Sylvia Plath

“God, but life is loneliness, despite all the opiates, despite the shrill tinsel gaiety of "parties" with no purpose, despite the false grinning faces we all wear. And when at last you find someone to whom you feel you can pour out your soul, you stop in shock at the words you utter - they are so rusty, so ugly, so meaningless and feeble from being kept in the small cramped dark inside you so long. Yes, there is joy, fulfillment and companionship - but the loneliness of the soul in its appalling self-consciousness is horrible and overpowering.”

  • Sylvia Plath, The Unabridged Journals of Sylvia Plath

As one of the most lauded poets of the 20th century, Sylvia Plath’s writing is a magnetic force that has captivated readers. This magnetism is a direct result of the unashamed, emotional honesty Plath embeds within her writing. Never one to adhere to the confines of pleasant or socially desirable depictions of life, Plath often wrote with a visceral rawness and emotional saturation that, to this day, leaves readers feeling scathed and existentially vulnerable by Plath’s tragic, but beautiful words.

Despite the power and conviction with which Plath wrote, Plath struggled with mental health issues beginning in her young adult years. As an undergraduate at Smith College, Plath experienced bouts of severe depression. In one of her journal entries from 1958, Plath wrote about this struggle, saying “it is as if my life were magically run by two electric currents: joyous positive and despairing negative—whichever is running at the moment dominates my life, floods it.” This depiction of Plath’s experiences point towards a vicious struggle with what is now known as bipolar disorder, for which at the time there was no substantial treatment. As a result of this struggle, Plath eventually took her own life at the age of 30, an act that has become immortalized in literary history.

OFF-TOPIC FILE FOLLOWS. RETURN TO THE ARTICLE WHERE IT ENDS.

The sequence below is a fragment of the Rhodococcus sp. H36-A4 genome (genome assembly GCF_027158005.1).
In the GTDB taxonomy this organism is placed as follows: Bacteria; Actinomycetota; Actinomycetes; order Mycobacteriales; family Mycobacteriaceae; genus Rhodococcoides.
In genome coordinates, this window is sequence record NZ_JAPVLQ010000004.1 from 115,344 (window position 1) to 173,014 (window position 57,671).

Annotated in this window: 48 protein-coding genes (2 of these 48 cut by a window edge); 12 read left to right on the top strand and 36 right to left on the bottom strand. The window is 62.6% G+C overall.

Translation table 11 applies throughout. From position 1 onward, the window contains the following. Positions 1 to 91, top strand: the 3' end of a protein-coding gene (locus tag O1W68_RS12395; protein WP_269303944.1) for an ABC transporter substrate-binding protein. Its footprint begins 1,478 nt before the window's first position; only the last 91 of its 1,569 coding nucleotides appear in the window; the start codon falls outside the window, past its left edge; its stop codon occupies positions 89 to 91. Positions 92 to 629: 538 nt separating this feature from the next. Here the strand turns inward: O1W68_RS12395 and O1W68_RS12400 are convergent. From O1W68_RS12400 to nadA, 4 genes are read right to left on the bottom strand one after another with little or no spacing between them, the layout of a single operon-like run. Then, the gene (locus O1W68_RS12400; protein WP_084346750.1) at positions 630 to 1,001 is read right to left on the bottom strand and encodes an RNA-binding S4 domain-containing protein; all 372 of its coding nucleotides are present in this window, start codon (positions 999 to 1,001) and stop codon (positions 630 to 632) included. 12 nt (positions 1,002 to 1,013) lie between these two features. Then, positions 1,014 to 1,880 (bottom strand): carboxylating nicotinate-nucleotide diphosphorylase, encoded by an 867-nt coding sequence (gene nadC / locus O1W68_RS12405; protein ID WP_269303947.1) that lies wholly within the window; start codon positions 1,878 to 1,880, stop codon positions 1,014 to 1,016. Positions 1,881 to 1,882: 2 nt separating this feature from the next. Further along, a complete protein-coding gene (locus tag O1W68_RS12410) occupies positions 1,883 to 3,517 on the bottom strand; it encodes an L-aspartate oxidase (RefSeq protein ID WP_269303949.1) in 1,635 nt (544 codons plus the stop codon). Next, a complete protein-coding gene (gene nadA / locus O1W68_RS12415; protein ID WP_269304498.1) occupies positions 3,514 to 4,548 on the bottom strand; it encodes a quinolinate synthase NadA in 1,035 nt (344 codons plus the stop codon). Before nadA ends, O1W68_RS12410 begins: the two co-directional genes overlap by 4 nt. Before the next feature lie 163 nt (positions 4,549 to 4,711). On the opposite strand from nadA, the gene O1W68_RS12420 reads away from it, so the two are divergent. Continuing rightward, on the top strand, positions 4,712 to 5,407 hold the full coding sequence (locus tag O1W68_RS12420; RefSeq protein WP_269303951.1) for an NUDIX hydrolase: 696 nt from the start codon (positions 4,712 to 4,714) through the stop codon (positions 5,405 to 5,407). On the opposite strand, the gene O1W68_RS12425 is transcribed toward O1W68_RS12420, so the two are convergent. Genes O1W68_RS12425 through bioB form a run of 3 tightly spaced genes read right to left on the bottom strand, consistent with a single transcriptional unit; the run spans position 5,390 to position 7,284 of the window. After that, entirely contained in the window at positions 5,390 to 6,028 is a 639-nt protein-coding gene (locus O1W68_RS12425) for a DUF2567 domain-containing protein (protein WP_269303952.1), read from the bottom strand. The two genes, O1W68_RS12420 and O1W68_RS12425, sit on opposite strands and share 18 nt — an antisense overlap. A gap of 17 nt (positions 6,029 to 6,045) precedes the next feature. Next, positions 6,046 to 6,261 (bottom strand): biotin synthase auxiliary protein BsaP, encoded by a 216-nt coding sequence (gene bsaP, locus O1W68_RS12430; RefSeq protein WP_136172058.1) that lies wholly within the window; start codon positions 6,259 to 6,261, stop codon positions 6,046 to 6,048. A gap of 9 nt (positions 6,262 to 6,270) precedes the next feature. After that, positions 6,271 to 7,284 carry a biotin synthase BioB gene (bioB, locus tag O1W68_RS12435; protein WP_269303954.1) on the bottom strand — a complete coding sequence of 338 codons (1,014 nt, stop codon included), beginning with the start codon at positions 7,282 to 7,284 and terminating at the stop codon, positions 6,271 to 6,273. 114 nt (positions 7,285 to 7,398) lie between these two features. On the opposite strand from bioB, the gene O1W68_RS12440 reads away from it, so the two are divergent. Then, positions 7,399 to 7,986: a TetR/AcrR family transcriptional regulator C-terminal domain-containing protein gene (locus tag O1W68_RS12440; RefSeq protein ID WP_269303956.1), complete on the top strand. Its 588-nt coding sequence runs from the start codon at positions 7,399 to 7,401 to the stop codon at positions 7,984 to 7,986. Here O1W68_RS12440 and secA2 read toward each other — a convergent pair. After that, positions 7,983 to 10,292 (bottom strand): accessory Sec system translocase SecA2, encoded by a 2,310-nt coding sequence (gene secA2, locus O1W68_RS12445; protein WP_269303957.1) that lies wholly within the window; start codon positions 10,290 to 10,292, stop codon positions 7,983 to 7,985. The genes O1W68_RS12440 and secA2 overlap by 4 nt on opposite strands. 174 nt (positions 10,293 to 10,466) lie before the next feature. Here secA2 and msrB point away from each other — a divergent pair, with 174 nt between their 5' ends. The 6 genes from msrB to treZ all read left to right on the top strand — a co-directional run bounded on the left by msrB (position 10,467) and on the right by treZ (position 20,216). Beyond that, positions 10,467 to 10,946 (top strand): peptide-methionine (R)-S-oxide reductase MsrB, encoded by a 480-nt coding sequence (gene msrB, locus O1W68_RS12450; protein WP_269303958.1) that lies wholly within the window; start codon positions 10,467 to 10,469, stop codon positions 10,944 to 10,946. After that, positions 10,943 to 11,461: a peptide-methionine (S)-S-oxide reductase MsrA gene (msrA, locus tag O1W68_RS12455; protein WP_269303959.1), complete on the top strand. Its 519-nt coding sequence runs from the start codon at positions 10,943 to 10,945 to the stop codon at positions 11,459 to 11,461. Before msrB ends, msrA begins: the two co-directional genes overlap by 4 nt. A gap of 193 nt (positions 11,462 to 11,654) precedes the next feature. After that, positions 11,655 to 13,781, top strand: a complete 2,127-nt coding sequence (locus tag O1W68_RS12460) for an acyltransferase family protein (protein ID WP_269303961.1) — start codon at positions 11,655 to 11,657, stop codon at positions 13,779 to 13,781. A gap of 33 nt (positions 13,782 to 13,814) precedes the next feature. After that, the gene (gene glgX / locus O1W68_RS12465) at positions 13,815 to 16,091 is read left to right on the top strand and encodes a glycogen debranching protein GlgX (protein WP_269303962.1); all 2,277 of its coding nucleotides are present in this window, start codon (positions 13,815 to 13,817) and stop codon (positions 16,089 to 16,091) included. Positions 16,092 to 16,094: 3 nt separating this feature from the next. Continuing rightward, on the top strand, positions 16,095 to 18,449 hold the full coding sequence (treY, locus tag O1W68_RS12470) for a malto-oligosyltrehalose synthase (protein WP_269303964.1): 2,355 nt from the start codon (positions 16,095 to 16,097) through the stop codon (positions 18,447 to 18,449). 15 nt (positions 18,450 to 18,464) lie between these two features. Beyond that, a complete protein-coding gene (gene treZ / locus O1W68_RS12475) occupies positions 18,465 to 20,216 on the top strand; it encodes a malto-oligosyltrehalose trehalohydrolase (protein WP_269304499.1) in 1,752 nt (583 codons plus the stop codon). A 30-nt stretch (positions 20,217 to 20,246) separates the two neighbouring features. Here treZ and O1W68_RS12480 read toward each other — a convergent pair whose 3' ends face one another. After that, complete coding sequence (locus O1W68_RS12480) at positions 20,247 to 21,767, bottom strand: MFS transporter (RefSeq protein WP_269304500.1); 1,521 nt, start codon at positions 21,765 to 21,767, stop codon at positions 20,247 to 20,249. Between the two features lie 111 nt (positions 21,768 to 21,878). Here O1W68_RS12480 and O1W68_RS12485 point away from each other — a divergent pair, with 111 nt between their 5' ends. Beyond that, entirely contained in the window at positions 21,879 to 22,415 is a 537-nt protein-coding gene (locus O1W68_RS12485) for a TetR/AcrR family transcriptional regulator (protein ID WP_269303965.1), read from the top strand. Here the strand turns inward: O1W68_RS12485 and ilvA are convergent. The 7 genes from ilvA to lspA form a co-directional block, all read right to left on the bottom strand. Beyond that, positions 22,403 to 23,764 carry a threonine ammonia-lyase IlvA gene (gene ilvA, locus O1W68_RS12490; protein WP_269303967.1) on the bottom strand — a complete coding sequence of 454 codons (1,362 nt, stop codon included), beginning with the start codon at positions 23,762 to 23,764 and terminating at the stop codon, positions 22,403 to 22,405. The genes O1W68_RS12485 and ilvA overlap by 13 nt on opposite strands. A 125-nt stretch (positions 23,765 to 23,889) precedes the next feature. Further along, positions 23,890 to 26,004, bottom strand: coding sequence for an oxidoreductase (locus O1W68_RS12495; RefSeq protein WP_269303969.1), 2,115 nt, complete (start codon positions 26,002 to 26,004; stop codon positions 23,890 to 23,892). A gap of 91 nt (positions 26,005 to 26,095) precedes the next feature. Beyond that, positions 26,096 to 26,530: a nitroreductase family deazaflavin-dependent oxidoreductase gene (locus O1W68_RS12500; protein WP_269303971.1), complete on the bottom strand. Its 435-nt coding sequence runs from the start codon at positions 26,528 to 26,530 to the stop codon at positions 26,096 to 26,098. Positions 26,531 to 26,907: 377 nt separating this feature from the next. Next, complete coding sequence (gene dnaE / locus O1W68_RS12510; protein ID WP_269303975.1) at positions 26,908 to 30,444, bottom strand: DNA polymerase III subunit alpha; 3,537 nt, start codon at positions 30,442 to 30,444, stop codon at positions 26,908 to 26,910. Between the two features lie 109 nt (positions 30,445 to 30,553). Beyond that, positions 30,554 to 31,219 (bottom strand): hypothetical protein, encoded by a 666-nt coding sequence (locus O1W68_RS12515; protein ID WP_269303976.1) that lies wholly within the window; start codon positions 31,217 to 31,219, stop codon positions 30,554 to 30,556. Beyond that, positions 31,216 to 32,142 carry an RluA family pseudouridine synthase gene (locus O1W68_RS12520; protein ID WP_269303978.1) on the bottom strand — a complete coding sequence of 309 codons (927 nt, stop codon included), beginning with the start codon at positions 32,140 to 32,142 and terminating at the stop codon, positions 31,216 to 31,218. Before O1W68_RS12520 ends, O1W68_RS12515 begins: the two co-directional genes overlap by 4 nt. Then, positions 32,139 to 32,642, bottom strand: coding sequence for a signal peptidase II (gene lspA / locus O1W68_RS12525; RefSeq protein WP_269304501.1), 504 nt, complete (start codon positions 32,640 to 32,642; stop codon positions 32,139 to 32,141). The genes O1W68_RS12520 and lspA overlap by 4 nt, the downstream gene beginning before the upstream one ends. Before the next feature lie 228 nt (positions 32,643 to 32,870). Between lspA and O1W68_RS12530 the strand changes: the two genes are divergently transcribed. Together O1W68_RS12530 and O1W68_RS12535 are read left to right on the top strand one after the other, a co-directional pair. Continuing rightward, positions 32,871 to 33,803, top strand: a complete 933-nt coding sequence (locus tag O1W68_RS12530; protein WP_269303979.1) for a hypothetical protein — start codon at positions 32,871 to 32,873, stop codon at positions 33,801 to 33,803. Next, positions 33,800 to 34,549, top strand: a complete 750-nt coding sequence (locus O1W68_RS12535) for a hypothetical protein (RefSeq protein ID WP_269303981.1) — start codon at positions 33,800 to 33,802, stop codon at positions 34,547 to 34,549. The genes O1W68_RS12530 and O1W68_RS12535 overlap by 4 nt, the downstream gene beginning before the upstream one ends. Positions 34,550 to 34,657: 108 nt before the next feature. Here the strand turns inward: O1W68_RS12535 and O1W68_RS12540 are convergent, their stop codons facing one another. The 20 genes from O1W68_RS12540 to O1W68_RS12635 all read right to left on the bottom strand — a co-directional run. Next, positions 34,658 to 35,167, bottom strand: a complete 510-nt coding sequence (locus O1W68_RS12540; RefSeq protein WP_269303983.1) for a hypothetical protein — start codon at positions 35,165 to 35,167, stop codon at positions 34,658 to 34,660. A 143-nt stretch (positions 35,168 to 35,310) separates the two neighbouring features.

Plath’s suicide has always been surrounded by speculation about whether it was an act of martyrdom, the highest of commitments to her personal philosophy and art as a means to validate her work for the rest of time. In response to this speculation, New York Times book critic, Denis Donoghue, wrote, “I can’t recall feeling, in 1963, that Plath’s death proved her life authentic or indeed that proof was required.” This notion of required proof of authenticity highlights how this speculation is highly problematic in nature. This speculation dissociates Sylvia Plath’s experiences as a human struggling with mental health issues from how the public viewed Sylvia Plath as an artist and icon. It is never required for one to authenticate one’s experiences in order for such experiences to be deemed valid or of artistic valuable, and this is especially so with mental health struggles. Plath’s suicide should be seen not as the ultimate commitment to the romanticization of her art  within history, but as the product of a life punctuated by mental health struggles from which there was little refuge. While an artist, Plath was human first.